Targeted therapies have made tremendous progress in oncology, with some products essentially rendering certain cancers chronic conditions. According to the National Cancer Institute, the FDA has approved hundreds of targeted therapies across 30 types of cancers. Genomic testing can help determine whether a patient is a candidate for a particular therapy, and CVS Health has launched a program focused on boosting patient access to this.
The PBM is offering its Transform Oncology Care program via a collaborative with precision medicine-focused technology company Tempus. The program uses the testing results at the point of prescribing so patients are started on the treatment appropriate for them in a timely fashion. It also matches patients to clinical trials for which they are eligible. AIS Health recently spoke with Prem Shah, Pharm.D., executive vice president of specialty and product innovation for CVS Health, to learn more about the program.
Health insurers are praising a provision in a recently proposed regulation that gives commercial plans greater leeway to run so-called copay accumulator programs, which prevent drug manufacturer coupons from counting toward patients’ annual deductibles or out-of-pocket cost limits. But the pharmaceutical industry slammed the proposal as “misguided” and liable to prevent patients from getting vital medications.
Regardless of whether CMS finalizes the copay accumulator provision in the proposed 2021 Notice of Benefit and Payment Parameters (NBPP) — an omnibus rule that primarily lays out regulations for Affordable Care Act-compliant plans — one health policy expert says such programs are a trend that will stick around as insurers look to lower the amount they spend on prescription drugs.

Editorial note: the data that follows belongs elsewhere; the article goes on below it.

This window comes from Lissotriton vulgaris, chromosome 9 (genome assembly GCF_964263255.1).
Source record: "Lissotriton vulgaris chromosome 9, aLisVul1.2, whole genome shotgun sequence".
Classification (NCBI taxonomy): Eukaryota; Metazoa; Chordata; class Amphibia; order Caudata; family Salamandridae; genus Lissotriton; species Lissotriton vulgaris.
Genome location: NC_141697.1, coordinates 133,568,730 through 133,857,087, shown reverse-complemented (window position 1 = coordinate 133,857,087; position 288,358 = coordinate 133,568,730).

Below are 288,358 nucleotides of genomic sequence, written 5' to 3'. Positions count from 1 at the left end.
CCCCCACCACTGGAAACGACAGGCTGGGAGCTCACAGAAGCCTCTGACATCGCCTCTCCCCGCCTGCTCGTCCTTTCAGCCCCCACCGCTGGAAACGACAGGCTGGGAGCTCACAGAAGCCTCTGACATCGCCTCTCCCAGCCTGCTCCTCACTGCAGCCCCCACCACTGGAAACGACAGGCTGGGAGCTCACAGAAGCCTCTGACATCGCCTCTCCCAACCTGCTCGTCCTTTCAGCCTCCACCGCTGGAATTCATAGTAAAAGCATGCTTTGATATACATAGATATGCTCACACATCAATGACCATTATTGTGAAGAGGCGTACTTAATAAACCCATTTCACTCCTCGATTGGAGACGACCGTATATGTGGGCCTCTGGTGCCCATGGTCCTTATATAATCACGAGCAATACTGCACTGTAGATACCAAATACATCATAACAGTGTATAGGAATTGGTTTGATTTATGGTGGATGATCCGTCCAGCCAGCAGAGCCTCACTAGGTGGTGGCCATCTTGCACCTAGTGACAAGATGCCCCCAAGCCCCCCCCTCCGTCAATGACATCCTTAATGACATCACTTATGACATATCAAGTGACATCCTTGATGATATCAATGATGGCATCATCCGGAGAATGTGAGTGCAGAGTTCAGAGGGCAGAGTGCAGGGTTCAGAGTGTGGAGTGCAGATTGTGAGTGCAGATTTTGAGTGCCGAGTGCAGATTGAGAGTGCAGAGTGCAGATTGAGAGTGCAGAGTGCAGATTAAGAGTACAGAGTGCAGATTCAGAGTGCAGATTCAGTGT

On March 3, St. Louis, Mo.-based integrated health system SSM Health revealed that Costco Wholesale Corp. purchased a minority stake in Navitus Health Solutions, the health system’s PBM that includes specialty pharmacy subsidiary Lumicera Health Services.
Ashraf Shehata, KPMG’s national sector leader for health care and life sciences, says this move is driven by a political push for greater drug price transparency, in particular with specialty pharmacy and branded pharmacy, and the need for a better cost model at PBMs.
The U.S. Preventive Services Task Force (USPSTF) has expanded its screening recommendation for hepatitis C virus (HCV), calling for all asymptomatic adults ages 18 through 79, including pregnant women, to be tested for the virus. That means all health plans must cover the expanded screening for free.
The B-level recommendation from USPSTF, released March 2, indicates there is high certainty that the net benefit of expanded HCV testing will be moderate, or there is moderate certainty that the net benefit will be moderate to substantial. The USPSTF also states that clinicians might consider testing adolescents with past or current injection drug use, although it stopped short of recommending testing. Over the past three years, the HCV drug regimens commonly used in adults have been approved for use in adolescents 12 years old and older.
Industry experts say the COVID-19 outbreak is unlikely to limit U.S. drug supplies in the short or middle term. However, they tell AIS Health that increased demand for longer-duration stocks of medication from self-isolating patients could strain supplies going forward.
“We are told at this point that we’re not seeing any [drug] shortages in the marketplace today,” Kelly McGrail-Pokuta, Prime Therapeutics’ vice president of pharmaceutical trade, told AIS Health on March 10.
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